Palin engineered a campaign of shooting predators from airplanes and helicopters, in order to artificially boost the populations of moose and caribou for trophy hunters. She offered a $150 bounty for the left foreleg of each dead wolf as an economic incentive for pilots and aerial gunners to kill more of the animals, even though Alaska voters had twice approved a ban on the practice. This year, the issue was up again for a vote of the people, and Palin led the fight against it-- in fact, she helped to spend $400,000 of public funds to defeat the initiative.
What’s more, when the Bush Administration announced its decision to list the polar bear as threatened under the Endangered Species Act, Palin filed a lawsuit to reverse that decision. She said it’s the “wrong move” to protect polar bears, even though their habitat is shrinking and ice floes are vanishing due to global warming.
The choice for animals is especially clear now that Palin is in the mix. If Palin is put in a position to succeed McCain, it could mean rolling back decades of progress on animal issues.
Voters who care about protecting wildlife from inhumane and unsporting abuses, enforcing the laws that combat large-scale cruelties like dogfighting and puppy mills, providing humane treatment of animals in agriculture, and addressing other challenges that face animals in our nation, must become active over the next six weeks to elect a president and vice president who share our values. Please spread the word, and tell friends and family members that an honest assessment of the records of the two presidential tickets leads to the inescapable conclusion that Obama-Biden is the choice for humane-minded voters.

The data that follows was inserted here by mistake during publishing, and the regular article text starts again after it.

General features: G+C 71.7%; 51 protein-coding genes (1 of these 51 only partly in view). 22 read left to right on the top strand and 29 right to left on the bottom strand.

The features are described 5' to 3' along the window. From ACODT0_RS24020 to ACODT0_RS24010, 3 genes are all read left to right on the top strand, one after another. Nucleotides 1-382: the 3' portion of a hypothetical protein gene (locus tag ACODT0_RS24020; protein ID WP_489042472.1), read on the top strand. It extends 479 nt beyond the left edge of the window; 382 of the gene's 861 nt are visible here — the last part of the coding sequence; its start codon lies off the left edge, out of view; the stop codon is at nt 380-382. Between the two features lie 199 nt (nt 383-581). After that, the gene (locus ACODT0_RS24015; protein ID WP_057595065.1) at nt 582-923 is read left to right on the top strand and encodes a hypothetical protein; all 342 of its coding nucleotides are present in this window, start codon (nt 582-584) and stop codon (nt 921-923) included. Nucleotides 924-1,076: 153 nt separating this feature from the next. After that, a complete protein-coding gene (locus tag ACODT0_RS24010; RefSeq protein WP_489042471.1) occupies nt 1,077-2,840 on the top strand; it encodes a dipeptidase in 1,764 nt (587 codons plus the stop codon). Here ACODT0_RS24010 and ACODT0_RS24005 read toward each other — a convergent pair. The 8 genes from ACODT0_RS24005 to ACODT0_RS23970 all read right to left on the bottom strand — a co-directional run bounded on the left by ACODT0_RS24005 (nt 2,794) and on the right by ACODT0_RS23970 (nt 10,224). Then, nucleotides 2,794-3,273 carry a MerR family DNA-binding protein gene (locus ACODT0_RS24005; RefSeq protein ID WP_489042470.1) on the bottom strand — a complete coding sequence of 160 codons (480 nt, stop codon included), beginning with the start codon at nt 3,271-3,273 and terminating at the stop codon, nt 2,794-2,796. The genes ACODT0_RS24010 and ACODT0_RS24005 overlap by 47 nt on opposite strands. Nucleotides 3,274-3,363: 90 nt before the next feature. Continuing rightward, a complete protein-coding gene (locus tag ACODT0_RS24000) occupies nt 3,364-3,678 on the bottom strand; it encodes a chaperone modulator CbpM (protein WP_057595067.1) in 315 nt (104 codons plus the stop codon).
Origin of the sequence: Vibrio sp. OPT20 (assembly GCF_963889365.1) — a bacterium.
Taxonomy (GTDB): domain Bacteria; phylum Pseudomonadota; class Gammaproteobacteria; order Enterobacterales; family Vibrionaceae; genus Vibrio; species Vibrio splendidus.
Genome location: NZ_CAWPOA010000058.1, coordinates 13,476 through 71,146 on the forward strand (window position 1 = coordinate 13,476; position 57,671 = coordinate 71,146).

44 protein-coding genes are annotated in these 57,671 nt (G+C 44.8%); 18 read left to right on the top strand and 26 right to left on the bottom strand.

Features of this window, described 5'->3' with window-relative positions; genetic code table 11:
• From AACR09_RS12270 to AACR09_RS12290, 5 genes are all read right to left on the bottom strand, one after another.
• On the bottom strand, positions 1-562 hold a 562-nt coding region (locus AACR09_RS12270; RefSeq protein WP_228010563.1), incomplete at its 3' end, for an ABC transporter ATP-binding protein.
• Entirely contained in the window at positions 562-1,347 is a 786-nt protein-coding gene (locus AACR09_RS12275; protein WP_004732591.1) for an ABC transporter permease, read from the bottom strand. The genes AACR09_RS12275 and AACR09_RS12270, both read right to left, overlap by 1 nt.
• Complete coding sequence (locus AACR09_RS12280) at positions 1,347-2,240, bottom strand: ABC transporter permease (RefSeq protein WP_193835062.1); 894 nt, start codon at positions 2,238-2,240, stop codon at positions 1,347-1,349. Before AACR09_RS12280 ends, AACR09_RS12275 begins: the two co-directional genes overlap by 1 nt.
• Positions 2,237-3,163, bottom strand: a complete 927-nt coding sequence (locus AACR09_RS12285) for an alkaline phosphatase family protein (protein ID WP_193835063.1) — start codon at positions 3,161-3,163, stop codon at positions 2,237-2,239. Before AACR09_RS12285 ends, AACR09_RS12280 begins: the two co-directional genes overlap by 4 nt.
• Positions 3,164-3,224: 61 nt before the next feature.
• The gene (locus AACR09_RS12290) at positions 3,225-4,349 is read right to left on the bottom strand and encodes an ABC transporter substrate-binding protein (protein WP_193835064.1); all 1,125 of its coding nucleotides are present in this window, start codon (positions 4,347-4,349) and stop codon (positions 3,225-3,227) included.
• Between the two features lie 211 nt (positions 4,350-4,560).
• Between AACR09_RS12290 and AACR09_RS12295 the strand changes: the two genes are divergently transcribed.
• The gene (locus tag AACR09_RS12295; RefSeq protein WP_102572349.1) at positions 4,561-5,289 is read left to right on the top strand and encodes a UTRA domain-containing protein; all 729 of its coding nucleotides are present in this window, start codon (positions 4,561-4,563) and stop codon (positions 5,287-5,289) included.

As for their endorsements of reactionary Republicans in Congress who vote alright on some animal-related issues... may I recommend you make your political donations for candidates who are good on animals AND working families, like the ones at Blue America. So forget the Dave Reicherts, Ileana Ros-Lehtinens, Mean Jean Schmidts, Dana Rohrabachers and Ric Kellers of the world-- members of the House whose extremist policies could soon be forcing people to eat their pets-- and support candidates like Darcy Burner, Annette Taddeo, Victoria Wulsin, Debbie Cook and Alan Grayson who will look out for the well being of pets and pet-loving American families.
Labels: Humane Society